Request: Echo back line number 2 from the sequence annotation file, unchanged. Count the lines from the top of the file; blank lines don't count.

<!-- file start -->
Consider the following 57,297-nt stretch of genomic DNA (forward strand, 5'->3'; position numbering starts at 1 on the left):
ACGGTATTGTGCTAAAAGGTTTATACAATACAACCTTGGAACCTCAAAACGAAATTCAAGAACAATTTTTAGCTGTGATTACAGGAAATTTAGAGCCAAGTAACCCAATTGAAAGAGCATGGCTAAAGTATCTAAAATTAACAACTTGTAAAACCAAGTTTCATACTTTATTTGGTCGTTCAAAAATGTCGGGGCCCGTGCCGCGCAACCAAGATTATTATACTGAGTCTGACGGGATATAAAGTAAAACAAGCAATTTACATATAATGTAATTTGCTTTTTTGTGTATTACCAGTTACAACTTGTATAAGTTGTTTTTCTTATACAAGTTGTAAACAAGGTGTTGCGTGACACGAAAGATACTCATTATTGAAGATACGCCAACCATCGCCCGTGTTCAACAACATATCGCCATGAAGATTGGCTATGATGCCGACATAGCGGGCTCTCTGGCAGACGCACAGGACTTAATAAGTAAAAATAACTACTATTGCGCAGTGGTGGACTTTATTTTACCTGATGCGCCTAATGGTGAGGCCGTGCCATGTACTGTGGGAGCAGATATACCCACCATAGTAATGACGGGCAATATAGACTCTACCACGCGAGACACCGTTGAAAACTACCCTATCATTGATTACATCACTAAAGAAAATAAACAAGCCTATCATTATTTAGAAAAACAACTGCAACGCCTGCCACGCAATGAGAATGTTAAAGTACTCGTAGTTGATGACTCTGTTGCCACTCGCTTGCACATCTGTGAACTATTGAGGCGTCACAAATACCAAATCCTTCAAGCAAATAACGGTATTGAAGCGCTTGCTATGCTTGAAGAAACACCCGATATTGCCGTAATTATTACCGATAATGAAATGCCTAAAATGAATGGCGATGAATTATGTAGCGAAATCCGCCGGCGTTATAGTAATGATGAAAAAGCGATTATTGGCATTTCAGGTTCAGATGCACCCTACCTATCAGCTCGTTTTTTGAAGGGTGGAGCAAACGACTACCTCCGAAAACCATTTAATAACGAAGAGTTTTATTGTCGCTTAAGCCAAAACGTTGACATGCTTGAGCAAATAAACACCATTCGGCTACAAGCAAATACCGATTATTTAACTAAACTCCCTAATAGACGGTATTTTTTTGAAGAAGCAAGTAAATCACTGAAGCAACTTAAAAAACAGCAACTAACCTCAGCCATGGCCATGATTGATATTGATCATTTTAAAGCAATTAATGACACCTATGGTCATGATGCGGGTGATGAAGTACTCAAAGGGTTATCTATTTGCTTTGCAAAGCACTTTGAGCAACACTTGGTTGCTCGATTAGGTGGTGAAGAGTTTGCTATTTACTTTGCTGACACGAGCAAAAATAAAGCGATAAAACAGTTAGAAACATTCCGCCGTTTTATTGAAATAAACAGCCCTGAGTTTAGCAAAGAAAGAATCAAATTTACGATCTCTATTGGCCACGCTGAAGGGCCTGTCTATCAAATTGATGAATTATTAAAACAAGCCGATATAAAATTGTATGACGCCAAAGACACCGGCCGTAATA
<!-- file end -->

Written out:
ACGGTATTGTGCTAAAAGGTTTATACAATACAACCTTGGAACCTCAAAACGAAATTCAAGAACAATTTTTAGCTGTGATTACAGGAAATTTAGAGCCAAGTAACCCAATTGAAAGAGCATGGCTAAAGTATCTAAAATTAACAACTTGTAAAACCAAGTTTCATACTTTATTTGGTCGTTCAAAAATGTCGGGGCCCGTGCCGCGCAACCAAGATTATTATACTGAGTCTGACGGGATATAAAGTAAAACAAGCAATTTACATATAATGTAATTTGCTTTTTTGTGTATTACCAGTTACAACTTGTATAAGTTGTTTTTCTTATACAAGTTGTAAACAAGGTGTTGCGTGACACGAAAGATACTCATTATTGAAGATACGCCAACCATCGCCCGTGTTCAACAACATATCGCCATGAAGATTGGCTATGATGCCGACATAGCGGGCTCTCTGGCAGACGCACAGGACTTAATAAGTAAAAATAACTACTATTGCGCAGTGGTGGACTTTATTTTACCTGATGCGCCTAATGGTGAGGCCGTGCCATGTACTGTGGGAGCAGATATACCCACCATAGTAATGACGGGCAATATAGACTCTACCACGCGAGACACCGTTGAAAACTACCCTATCATTGATTACATCACTAAAGAAAATAAACAAGCCTATCATTATTTAGAAAAACAACTGCAACGCCTGCCACGCAATGAGAATGTTAAAGTACTCGTAGTTGATGACTCTGTTGCCACTCGCTTGCACATCTGTGAACTATTGAGGCGTCACAAATACCAAATCCTTCAAGCAAATAACGGTATTGAAGCGCTTGCTATGCTTGAAGAAACACCCGATATTGCCGTAATTATTACCGATAATGAAATGCCTAAAATGAATGGCGATGAATTATGTAGCGAAATCCGCCGGCGTTATAGTAATGATGAAAAAGCGATTATTGGCATTTCAGGTTCAGATGCACCCTACCTATCAGCTCGTTTTTTGAAGGGTGGAGCAAACGACTACCTCCGAAAACCATTTAATAACGAAGAGTTTTATTGTCGCTTAAGCCAAAACGTTGACATGCTTGAGCAAATAAACACCATTCGGCTACAAGCAAATACCGATTATTTAACTAAACTCCCTAATAGACGGTATTTTTTTGAAGAAGCAAGTAAATCACTGAAGCAACTTAAAAAACAGCAACTAACCTCAGCCATGGCCATGATTGATATTGATCATTTTAAAGCAATTAATGACACCTATGGTCATGATGCGGGTGATGAAGTACTCAAAGGGTTATCTATTTGCTTTGCAAAGCACTTTGAGCAACACTTGGTTGCTCGATTAGGTGGTGAAGAGTTTGCTATTTACTTTGCTGACACGAGCAAAAATAAAGCGATAAAACAGTTAGAAACATTCCGCCGTTTTATTGAAATAAACAGCCCTGAGTTTAGCAAAGAAAGAATCAAATTTACGATCTCTATTGGCCACGCTGAAGGGCCTGTCTATCAAATTGATGAATTATTAAAACAAGCCGATATAAAATTGTATGACGCCAAAGACACCGGCCGTAATA